the relevant province, two representatives of each political party
taking part in the election. The SIC will direct the special police
liaison officer to investigate cases of politically-motivated violence
and intimidation during election periods and may also take on a
hands-on role in the investigations.
body would in theory be inclusive and therefore work collectively
to deal with violent activity. Further, the Commission may, following
an investigation by the SIC, warn persons accused of violence or
refer the matter for prosecution by a special prosecutor designated
for the purpose by the Attorney-General. They will be prosecuted
before a special magistrate designated by the Judicial Service Commission.
There is also provision for the creation of special police units
to carry out expeditious investigations. What we have set out above
is the theoretical framework as envisaged in the proposed legislation.
On a quick glance, it would appear, in theory, to be a fairly robust
legal structure for curbing and dealing with politically motivated
violence and intimidation during elections. Indeed, if everything
were equal, the mechanisms set up might be expected to yield desirable
results. The problem, however, is that the theoretical framework
has to be implemented by human agents whose weaknesses may derail
an otherwise noble cause. Experience has shown that it is not enough
to have beautiful laws designed to curb violence. Those laws need
to be complemented by professionally independent human agents charged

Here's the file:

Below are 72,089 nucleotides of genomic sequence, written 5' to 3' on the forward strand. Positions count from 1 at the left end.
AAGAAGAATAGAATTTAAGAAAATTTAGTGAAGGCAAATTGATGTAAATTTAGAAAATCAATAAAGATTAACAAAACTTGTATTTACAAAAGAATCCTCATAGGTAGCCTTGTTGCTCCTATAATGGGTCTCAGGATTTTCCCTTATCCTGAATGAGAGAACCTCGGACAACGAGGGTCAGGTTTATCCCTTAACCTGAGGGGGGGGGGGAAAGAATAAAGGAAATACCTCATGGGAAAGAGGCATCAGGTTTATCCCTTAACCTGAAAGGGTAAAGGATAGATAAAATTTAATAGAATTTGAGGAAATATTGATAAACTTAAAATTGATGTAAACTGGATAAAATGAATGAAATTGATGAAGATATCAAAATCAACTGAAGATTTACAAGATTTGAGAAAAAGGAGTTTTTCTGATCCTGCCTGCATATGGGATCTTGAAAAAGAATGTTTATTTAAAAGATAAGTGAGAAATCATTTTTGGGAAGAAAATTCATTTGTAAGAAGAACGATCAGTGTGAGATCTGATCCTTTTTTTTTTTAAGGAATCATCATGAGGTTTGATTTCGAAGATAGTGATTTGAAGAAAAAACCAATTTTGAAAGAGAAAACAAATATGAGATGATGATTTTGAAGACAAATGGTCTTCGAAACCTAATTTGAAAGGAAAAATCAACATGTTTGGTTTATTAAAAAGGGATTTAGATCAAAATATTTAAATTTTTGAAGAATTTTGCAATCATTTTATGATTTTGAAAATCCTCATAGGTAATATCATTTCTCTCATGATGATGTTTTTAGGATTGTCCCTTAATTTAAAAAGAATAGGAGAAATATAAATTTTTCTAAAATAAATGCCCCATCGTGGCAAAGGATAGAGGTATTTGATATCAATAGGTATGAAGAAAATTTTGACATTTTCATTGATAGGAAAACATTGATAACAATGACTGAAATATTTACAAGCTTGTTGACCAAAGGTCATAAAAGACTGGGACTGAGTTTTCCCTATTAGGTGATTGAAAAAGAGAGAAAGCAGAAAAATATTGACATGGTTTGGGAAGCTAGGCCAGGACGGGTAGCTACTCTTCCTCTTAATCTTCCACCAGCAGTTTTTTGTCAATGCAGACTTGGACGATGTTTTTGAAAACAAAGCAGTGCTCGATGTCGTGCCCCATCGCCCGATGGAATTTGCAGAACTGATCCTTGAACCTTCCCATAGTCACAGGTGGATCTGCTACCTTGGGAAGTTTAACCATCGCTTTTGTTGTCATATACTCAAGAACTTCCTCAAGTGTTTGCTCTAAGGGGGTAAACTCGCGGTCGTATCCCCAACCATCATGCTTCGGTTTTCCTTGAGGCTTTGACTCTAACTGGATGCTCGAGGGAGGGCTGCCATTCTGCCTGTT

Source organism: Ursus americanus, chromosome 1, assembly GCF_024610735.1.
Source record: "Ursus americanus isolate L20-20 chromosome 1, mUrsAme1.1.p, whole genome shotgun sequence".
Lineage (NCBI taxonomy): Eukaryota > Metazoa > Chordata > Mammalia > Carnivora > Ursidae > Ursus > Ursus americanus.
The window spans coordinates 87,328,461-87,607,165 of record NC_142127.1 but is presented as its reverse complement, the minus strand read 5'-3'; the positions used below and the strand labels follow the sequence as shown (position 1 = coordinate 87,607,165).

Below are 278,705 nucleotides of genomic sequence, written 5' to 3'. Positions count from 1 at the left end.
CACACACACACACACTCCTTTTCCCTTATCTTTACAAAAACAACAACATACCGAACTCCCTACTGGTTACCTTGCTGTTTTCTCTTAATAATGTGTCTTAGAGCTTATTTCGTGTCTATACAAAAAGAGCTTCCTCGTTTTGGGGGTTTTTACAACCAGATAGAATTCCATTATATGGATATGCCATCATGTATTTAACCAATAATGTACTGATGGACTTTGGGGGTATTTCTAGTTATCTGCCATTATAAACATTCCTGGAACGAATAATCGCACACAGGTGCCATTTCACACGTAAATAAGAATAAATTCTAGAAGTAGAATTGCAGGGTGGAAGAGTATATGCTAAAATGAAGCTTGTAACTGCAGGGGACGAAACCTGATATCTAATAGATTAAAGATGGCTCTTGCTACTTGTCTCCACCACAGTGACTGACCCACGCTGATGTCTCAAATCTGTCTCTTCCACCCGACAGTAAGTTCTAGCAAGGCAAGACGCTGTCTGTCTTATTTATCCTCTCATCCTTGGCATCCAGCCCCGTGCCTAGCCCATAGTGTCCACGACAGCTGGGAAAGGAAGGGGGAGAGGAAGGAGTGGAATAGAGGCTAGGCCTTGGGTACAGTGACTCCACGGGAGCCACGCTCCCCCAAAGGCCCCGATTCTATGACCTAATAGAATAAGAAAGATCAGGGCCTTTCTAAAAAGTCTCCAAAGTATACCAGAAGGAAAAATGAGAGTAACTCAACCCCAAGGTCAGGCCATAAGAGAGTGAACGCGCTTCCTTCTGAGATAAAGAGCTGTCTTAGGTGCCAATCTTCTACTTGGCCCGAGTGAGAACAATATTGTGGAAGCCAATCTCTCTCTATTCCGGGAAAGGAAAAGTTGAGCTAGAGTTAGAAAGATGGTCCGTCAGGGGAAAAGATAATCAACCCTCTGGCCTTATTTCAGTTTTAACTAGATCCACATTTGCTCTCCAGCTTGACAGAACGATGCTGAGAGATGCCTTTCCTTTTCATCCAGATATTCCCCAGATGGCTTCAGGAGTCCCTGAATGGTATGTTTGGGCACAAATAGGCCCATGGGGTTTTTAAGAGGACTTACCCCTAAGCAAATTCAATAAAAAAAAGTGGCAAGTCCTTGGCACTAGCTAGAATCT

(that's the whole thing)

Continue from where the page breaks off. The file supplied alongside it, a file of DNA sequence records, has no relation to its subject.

with implementing those laws. The structure will therefore succeed
or fail depending on the attitude and conduct of the men and women
charged with ensuring the laws work.
the law requires that the SPLO is to be appointed by the Police
Commissioner General "in consultation with" the ZHRC,
there is no guarantee that the Commissioner General will not act
unilaterally. Indeed, we have already seen controversy over senior
government appointments, ambassadors, Governors, etc which have
been done unilaterally by ZANU PF to the chagrin of its partners
in the Inclusive
Government. Challenging those decisions will be time consuming
and even if successful the result may only be of academic importance
unless the courts decide on the matters expeditiously. Also, even
if the SIC brings matters to the AG's Office for prosecution,
there is no guarantee that all matters will be prosecuted. Indeed,
there is always the risk of selective application of the law so
that matters adverse to one political party may be swept under the
proverbial carpet. The AG will argue that the Constitution
obliges him not to be directed by any person in the execution of
his duties. Therefore much will turn on the integrity and professional
independence of the Attorney General.
and Proper Test
shows that holders of the offices of the Attorney General and the
Police Commissioner General have made no secret of their support
for and allegiance to ZANU PF, a key contestant in the elections.
As key players in the enforcement of electoral laws, holders of
these offices are expected to demonstrate impartiality and exercise
professional independence, regardless of their personal political
preferences. It is impossible to see how they can be regarded as
fit and proper persons to exercise the functions required of them
by the constitution. It is fair to say that persons of that calibre
are not fit for purpose.
It is also against